Belgium in Tatters: Call the UN, quick! Oktober 10, 2007Posted by ummahonline in Islam Bi La Hudud, Kolum.
By: Farish A. Noor
It seems that the state of Belgium has been without a government for more than a hundred days now; as the Belgians seem unable to decide on their future and settle upon a collective identity that can be shared by all.
Divided between the more prosperous Flemish north and the less well-to-do French-speaking Walloon south, the country seems almost a textbook case of communitarianism run rampant and sectarian divisions tearing apart the nation-state. On both sides of the ethnic-cultural-linguistic fence right-wing ethno-nationalist politicians take to the soapbox to bemoan the ills of the country and to lay the blame at the feet of their neighbours next door.
As an aside, the minorities of Belgium must be relieved that for once the stereotype of the evil nefarious foreigner is not being brought to the fore as the root of all that is wrong in the country. No, here the problem does not seem to be the dreaded Turk, Arab or Asian around the corner, but rather those familiar but different Walloons and Flemish down the road!
Now if Belgium was located elsewhere on the map, we would probably have heard calls for UN intervention by this point. For as we all know by now sectarian divisions anywhere else – be it in Africa, Asia or Latin America often enough warrants some form of international military intervention, ostensibly to save the natives from themselves. But after all, is this not a case of a nation-building programme falling to pieces before our very eyes, with communal sentiments and parochial loyalties to race and culture being fanned in the public domain? Yet perhaps one of the most ironic twists to the story of Belgium today is the fact that the divisive politics we see in the country at the moment was also a rather noxious export that was taken as far as Africa by the Belgium government in the past.
Divisive politics should not be something alien to the Belgians by now, for Belgium’s colonial policies abroad have always been predicated on the logic of divide and rule anyway. The most noteworthy example here is the case of Rwanda and Burundi, of course: Two African nations that were first annexed by Germany and then taken over by Belgium in 1916.
In the decades that followed, it was Belgium that introduced a plural economic system of indirect governance by proxy, where the Tutsis were elevated to the status of compradore elites and used to govern over the Hutu population in the name of the Crown of Belgium. Convinced by their own racist ideology of racial difference and racial superiority (like all the other Western colonial powers then), the Belgians created and perpetuated a violent racialised social hierarchy that placed them at the top, the Tutsis as intermediaries and the Hutus at the bottom of the social strata. Coffee became the main export of the colony, the profits of which were siphoned back to Belgium to build those plush houses you see in the cities of Belgium today.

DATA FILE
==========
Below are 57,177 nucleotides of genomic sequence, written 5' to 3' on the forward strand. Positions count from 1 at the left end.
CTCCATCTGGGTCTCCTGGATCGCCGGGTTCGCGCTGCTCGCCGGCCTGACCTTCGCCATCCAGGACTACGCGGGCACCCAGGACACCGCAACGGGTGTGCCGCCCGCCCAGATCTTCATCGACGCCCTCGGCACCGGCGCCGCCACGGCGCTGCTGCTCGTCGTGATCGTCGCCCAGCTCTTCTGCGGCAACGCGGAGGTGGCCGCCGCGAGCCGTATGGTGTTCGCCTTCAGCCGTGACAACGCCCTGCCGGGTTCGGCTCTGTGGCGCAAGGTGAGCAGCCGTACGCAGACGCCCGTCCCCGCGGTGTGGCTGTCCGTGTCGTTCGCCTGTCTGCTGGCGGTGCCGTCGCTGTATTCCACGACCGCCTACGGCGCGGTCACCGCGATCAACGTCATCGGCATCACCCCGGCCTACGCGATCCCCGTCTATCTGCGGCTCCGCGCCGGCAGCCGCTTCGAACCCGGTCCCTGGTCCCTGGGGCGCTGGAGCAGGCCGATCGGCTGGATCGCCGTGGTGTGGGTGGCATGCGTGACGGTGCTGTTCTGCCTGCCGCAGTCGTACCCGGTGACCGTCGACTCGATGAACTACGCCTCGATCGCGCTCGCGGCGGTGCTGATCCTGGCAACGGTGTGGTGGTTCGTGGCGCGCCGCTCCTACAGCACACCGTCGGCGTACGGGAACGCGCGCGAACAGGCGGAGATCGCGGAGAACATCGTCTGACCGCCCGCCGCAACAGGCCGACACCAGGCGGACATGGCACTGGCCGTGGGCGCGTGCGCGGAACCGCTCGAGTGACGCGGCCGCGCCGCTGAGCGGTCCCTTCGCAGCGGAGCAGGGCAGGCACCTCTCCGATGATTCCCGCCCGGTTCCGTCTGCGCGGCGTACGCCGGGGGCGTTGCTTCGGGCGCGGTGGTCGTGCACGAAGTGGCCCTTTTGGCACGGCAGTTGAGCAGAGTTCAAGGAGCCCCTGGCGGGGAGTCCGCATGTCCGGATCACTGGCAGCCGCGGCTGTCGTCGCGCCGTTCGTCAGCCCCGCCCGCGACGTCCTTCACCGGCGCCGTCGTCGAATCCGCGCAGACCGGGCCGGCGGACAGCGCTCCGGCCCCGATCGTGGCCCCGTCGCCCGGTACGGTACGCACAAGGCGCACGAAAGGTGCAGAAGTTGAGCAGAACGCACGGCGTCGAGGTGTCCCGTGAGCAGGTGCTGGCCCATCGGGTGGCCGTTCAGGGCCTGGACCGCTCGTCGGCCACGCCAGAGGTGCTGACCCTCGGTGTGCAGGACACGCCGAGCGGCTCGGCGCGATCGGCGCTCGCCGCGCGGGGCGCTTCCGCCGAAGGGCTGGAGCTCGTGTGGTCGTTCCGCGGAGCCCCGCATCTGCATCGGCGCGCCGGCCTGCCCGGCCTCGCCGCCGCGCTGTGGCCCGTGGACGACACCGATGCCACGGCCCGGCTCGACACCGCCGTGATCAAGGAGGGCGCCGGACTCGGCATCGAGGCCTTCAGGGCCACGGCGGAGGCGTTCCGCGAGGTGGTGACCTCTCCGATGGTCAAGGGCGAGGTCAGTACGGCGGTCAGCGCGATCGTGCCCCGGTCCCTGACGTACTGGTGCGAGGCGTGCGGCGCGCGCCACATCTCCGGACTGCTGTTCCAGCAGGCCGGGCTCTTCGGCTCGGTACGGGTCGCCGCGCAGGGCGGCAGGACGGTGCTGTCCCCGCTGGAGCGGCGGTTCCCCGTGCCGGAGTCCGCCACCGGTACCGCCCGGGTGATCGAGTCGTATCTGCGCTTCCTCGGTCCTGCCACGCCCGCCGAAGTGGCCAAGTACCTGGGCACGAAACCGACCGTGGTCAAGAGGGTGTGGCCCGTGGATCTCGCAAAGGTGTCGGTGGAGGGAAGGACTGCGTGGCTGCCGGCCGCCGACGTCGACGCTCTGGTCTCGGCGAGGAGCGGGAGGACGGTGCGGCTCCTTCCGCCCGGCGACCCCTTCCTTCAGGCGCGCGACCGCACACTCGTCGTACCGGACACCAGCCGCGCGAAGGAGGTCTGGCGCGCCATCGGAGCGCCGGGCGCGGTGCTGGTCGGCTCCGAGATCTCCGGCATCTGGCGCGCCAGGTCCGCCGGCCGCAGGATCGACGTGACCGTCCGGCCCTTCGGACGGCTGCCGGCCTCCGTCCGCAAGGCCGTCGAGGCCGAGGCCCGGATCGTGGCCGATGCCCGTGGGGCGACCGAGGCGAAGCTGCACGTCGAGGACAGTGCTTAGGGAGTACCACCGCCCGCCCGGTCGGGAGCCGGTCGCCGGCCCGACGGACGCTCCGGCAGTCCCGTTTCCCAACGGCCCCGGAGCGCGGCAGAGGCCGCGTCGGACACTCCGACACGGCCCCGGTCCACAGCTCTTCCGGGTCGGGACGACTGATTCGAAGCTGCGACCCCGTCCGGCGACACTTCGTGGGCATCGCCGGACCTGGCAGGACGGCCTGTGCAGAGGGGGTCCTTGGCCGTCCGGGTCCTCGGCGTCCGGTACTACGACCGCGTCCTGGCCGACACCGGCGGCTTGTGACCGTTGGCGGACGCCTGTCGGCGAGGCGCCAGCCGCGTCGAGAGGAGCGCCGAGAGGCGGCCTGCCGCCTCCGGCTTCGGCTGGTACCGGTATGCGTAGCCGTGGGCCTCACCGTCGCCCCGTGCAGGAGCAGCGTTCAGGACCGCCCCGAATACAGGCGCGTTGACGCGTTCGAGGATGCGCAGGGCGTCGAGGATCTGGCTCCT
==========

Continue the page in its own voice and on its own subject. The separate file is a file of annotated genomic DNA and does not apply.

The net result of this policy of divide-and-rule was the racialisation of Rwandan politics and the growing antagonism that eventually led to years of systematic discrimination and institutionalised racism that finally boiled over and led to the inter-racial civil war and genocide the world has witnessed live on TV. Yet till today the Belgians have said and done little in terms of compensating for the damage they caused there, as they did in other strife-torn colonies such as the Congo.
Is it therefore any surprise if Belgium today is also divided along racial and communal lines, where ethnic, cultural and linguistic differences have come to the fore to dominate the nation’s politics? The mindset that sees human beings not as members of one human family but rather as sub-sets to be divided and antagonised comes from a long history of racialised politics, with its hey-day during the sad days of Empire. Ironically the proverbial chickens have come home to roost and now it would seem that the same divisive logic that was once used to keep the unruly natives at bay has settled in the countries that exported them to Asia and Africa in the first place.
A case of history repeating itself, or the irrepressible past revisiting the present? Whatever may be the case, it would be difficult for us today to utter the shallow prognosis that communal sectarian race politics is a malady of the Third World solely. Imperialism carries with it a terrible human cost, and that cost is often borne by the imperialists themselves.